The proposed measures in summary are:
Requiring the disclosure by repayment agents of fees and other material information, to consumers, possibly though a mandatory pre-contractual disclosure form.
ICAS would not support any additional burden being imposed on members of professional bodies, who would usually have in place engagement letters, setting out their terms of engagement and the basis on which fees are charged. It is difficult to see how a mandatory form could be restricted to repayment agents, given the absence of any precise definition of such agents.
it would be preferable for HMRC to expand (and enforce) its own ‘standard for agents’, so that all agents would be expected to meet the same minimum standards.
Restricting the use of assignments
Restricting or banning the use of assignments for tax repayments. The consultation asked for views on three options:
- Prohibiting the assignment of tax repayments.
- Prescribing the format of an assignment of a tax repayment, to include a clearly worded customer protection message.
- Requiring formal HMRC agreement to the assignment, for it to be valid. The consultation itself noted that this is unlikely to be practical on a large scale.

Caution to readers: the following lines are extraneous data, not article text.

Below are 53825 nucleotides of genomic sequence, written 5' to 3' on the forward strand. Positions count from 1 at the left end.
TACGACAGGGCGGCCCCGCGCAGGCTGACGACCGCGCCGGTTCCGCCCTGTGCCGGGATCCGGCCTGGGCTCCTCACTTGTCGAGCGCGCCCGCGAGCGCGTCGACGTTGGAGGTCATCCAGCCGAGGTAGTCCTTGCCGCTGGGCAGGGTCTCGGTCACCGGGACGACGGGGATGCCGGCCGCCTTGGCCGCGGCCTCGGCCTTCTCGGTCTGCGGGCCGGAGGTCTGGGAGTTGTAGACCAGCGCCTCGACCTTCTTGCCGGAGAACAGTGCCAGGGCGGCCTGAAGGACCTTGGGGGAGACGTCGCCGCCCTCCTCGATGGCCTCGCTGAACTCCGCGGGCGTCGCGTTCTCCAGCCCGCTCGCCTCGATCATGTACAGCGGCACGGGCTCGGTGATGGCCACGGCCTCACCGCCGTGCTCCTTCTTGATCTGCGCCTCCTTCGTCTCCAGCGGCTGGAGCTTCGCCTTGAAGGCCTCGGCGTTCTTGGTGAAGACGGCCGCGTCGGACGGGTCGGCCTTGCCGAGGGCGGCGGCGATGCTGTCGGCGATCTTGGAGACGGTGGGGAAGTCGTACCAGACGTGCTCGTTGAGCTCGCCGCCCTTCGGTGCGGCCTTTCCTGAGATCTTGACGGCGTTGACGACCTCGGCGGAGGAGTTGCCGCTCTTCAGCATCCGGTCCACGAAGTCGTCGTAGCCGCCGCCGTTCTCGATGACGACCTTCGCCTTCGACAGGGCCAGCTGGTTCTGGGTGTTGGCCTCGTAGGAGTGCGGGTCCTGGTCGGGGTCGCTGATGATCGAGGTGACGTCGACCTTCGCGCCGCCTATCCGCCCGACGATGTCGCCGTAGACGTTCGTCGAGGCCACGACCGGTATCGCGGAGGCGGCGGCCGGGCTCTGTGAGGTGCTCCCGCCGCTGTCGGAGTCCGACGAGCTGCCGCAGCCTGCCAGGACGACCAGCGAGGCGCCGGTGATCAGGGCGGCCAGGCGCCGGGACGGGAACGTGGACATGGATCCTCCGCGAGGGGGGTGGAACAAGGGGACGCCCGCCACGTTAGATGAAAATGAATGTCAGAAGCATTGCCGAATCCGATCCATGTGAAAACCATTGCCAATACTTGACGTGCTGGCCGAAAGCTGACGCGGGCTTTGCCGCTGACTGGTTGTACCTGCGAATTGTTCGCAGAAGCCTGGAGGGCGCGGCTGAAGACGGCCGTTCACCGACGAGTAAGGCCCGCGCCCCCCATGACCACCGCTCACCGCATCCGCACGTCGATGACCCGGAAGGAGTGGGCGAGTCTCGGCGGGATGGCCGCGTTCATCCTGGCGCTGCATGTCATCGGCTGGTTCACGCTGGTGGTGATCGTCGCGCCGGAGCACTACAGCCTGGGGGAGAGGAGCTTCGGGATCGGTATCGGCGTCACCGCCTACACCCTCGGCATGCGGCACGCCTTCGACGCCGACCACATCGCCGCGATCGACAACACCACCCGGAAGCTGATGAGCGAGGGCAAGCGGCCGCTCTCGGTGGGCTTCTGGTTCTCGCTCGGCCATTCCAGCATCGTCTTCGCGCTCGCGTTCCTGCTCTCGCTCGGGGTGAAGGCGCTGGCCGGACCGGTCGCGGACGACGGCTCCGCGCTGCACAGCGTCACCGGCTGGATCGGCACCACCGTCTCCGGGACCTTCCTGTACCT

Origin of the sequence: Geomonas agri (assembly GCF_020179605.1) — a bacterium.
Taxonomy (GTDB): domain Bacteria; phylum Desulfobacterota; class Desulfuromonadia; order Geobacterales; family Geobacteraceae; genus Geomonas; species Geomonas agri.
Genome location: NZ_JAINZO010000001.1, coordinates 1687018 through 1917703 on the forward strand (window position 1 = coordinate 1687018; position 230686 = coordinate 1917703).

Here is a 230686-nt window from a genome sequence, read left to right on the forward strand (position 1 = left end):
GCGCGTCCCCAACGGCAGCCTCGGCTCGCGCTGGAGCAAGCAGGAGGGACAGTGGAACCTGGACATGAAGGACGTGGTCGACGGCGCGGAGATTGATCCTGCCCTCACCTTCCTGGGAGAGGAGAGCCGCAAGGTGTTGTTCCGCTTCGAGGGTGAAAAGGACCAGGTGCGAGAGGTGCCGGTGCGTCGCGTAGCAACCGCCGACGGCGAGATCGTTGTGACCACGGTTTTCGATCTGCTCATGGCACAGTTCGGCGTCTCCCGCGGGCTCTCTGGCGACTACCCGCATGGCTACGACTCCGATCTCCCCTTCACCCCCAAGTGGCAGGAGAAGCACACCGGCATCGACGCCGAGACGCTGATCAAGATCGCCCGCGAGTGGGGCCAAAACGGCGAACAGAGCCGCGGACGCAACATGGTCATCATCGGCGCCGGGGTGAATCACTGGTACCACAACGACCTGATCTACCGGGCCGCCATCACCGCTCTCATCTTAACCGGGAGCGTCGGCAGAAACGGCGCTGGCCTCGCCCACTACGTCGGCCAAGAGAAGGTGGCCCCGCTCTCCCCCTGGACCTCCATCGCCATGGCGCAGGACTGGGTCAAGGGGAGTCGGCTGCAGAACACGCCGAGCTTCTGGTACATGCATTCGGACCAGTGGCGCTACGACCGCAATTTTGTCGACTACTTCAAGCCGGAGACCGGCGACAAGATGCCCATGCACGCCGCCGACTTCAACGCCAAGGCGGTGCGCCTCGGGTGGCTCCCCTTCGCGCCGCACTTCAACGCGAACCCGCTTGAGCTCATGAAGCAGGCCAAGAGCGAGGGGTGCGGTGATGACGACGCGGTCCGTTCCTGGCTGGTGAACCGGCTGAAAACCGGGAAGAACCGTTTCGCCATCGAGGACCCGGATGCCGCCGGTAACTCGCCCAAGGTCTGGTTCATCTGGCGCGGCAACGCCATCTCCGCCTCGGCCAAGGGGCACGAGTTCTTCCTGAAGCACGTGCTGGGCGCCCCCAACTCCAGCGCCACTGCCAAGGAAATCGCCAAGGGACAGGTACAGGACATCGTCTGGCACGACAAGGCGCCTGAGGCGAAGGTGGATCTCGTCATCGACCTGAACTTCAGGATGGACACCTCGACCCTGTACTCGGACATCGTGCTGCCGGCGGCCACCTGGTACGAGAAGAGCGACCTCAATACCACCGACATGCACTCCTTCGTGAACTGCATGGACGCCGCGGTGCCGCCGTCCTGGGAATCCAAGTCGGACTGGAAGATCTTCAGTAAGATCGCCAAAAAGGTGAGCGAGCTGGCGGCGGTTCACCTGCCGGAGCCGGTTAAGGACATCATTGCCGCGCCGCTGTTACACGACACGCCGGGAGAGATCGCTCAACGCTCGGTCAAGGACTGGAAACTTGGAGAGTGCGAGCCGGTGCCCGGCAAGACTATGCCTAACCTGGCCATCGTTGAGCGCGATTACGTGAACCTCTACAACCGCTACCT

ICAS supports a prohibition on the use of assignments for tax repayments. Very few ICAS members now receive repayments on behalf of their clients. This used to be common in the pre-self-assessment era but has ceased to be the case. Clients’ money regulations govern how ICAS members must deal with any money they hold or receive on behalf of clients. Other professional bodies have similar regulations.
The use of an assignment is now only likely to be contemplated in exceptional circumstances – and in most cases the use of a nomination should be possible, rather than an assignment.
Requiring repayment agents to register with HMRC and requiring repayment agents to be authorised by clients
The introduction of:
- A requirement for all repayment agents to formally register with HMRC, before HMRC would accept any claims they submit. This would involve them providing details to HMRC about their business, such as the names of any directors, trading address, company registration number, and details of their Anti-Money Laundering Supervision (AML) registration. HMRC would check the validity of these credentials.
- A requirement for repayment agents to be formally authorised by their clients with HMRC before they can submit a claim.
ICAS supports these proposals. We cannot see any reason why repayment agents should not be obliged to register with HMRC. It is important that there should be a level playing field, with all agents having to comply with the same minimum requirements. Currently, other agents have to register with HMRC (including demonstrating that they have AML supervision) and obtain authorisation from their clients; repayment agents should be required to do the same.
Let us know your views
We welcome Members’ input on consultations or other tax-related matters – email firstname.lastname@example.org to share your insights and feedback. ICAS responds to many tax calls for evidence and consultations, as well as producing tax policy papers and reports. We also regularly attend meetings with HMRC at which service levels, delays and other issues are discussed, and we raise problems being encountered by Members.